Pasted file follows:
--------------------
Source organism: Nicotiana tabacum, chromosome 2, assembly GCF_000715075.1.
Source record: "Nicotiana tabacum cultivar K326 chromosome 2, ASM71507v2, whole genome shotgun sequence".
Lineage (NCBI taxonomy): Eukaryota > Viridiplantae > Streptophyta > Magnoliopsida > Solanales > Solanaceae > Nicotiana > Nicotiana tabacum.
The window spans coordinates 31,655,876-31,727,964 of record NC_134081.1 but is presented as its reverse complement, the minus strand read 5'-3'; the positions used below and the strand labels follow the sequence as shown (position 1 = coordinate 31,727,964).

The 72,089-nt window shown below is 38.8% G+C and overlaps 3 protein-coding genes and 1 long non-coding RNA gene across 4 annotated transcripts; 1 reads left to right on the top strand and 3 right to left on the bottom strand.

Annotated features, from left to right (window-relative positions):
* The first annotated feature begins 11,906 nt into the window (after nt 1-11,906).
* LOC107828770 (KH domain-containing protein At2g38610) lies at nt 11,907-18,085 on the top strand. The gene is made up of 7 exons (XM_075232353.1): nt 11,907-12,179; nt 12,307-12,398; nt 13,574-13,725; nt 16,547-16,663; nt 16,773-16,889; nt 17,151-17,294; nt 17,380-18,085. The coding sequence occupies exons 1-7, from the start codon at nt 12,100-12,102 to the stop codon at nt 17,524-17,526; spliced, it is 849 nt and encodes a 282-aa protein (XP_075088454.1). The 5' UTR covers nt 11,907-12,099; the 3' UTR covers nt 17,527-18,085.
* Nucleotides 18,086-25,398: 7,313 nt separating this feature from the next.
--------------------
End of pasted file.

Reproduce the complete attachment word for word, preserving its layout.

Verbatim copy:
Source organism: Nicotiana tabacum, chromosome 2, assembly GCF_000715075.1.
Source record: "Nicotiana tabacum cultivar K326 chromosome 2, ASM71507v2, whole genome shotgun sequence".
Lineage (NCBI taxonomy): Eukaryota > Viridiplantae > Streptophyta > Magnoliopsida > Solanales > Solanaceae > Nicotiana > Nicotiana tabacum.
The window spans coordinates 31,655,876-31,727,964 of record NC_134081.1 but is presented as its reverse complement, the minus strand read 5'-3'; the positions used below and the strand labels follow the sequence as shown (position 1 = coordinate 31,727,964).

The 72,089-nt window shown below is 38.8% G+C and overlaps 3 protein-coding genes and 1 long non-coding RNA gene across 4 annotated transcripts; 1 reads left to right on the top strand and 3 right to left on the bottom strand.

Annotated features, from left to right (window-relative positions):
* The first annotated feature begins 11,906 nt into the window (after nt 1-11,906).
* LOC107828770 (KH domain-containing protein At2g38610) lies at nt 11,907-18,085 on the top strand. The gene is made up of 7 exons (XM_075232353.1): nt 11,907-12,179; nt 12,307-12,398; nt 13,574-13,725; nt 16,547-16,663; nt 16,773-16,889; nt 17,151-17,294; nt 17,380-18,085. The coding sequence occupies exons 1-7, from the start codon at nt 12,100-12,102 to the stop codon at nt 17,524-17,526; spliced, it is 849 nt and encodes a 282-aa protein (XP_075088454.1). The 5' UTR covers nt 11,907-12,099; the 3' UTR covers nt 17,527-18,085.
* Nucleotides 18,086-25,398: 7,313 nt separating this feature from the next.